PBS celebrates kids’ diversity

Natalie Engel, Director of Content, Children’s Programming, PBS
Natalie Engel, Director of Content, Children’s Programming, PBS

PBS Kids is the segment of children’s programming of the North American public network, which is oriented to an audience of 2 to 8 years of age. Natalie Engel, Director of Content, Children’s Programming for the unit, provides an overview.

For the executive, teaching and the role of model are the main banners of the TV network, which constantly seek to offer meaningful and educational content to the children’s audience. ‘Whenever we think about what to offer children, we ask ourselves, “What would we expect from a medium?” And the answer is: that they play a strategic role in teaching and growth, and that they help the youngest to enter at youthful age. We are looking for content that captures the enthusiasm for learning’, she indicates.

Among the trends they saw last year, the executive commented that the viewing of digital content increased: ‘this has prompted us to create more cross media content and that is why today we are interested in and looking for opportunities for content in short format, and in long content not only for linear, but for digital.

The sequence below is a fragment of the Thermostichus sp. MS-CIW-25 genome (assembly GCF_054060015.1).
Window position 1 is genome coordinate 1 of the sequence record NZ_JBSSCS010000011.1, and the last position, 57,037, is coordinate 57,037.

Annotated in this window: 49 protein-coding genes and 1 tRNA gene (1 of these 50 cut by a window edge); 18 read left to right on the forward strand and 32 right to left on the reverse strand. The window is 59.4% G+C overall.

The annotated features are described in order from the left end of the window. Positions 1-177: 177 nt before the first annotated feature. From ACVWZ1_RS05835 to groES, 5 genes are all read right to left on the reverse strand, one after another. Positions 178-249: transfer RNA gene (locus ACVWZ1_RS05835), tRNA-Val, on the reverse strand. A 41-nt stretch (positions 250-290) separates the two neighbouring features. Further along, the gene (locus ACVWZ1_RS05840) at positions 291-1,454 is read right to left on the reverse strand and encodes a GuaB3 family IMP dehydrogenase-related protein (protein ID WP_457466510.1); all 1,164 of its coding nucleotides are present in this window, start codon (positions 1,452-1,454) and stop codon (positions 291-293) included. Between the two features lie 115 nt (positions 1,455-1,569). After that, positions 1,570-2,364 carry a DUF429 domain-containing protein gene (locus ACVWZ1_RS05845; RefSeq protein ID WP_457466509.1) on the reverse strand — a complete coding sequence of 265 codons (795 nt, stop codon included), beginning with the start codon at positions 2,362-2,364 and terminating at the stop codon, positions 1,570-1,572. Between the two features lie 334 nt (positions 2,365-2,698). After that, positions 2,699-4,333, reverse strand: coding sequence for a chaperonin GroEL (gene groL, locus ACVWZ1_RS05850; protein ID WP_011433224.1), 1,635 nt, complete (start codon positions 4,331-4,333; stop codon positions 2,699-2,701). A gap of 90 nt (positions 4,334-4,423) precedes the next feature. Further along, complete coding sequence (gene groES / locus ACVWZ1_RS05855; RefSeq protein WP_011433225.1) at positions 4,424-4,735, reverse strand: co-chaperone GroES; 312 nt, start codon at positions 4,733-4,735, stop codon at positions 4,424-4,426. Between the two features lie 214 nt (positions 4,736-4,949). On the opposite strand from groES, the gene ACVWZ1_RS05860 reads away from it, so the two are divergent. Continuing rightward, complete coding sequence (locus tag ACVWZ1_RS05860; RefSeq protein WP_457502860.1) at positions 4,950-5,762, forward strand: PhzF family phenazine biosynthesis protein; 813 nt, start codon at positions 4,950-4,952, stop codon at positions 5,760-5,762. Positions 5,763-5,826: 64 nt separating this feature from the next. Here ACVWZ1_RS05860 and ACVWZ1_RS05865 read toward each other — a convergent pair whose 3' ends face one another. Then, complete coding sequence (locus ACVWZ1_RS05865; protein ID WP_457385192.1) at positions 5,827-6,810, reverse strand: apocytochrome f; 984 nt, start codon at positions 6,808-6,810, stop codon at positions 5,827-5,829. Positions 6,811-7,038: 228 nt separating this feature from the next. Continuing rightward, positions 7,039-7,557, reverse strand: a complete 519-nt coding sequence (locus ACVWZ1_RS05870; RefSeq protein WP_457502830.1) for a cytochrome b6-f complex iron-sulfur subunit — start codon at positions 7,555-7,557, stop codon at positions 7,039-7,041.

In view of the rise of educational content on digital platforms, Engel assured that the different development divisions for PBS kids programming work specifically on very dedicated topics of science and knowledge to create the ‘most significant’ content, ensuring that ‘it is that’s where our differentiating value is’ as a segment of kids’ programming on TV’.

One of the highlights of this month is the special content geared towards children with autism, on the occasion of Autism Awareness Month, where educational radio WKAR and PBS come together to offer feature several characters who have autism.

‘PBS Kids whole child educational ecosystem addresses core needs in areas such as social-emotional learning, math, engineering, literacy and science. Our content portrays this ecosystem with diverse and inclusive characters with careful research, test groups, observations, and consulting with parents and children ‘, she concluded.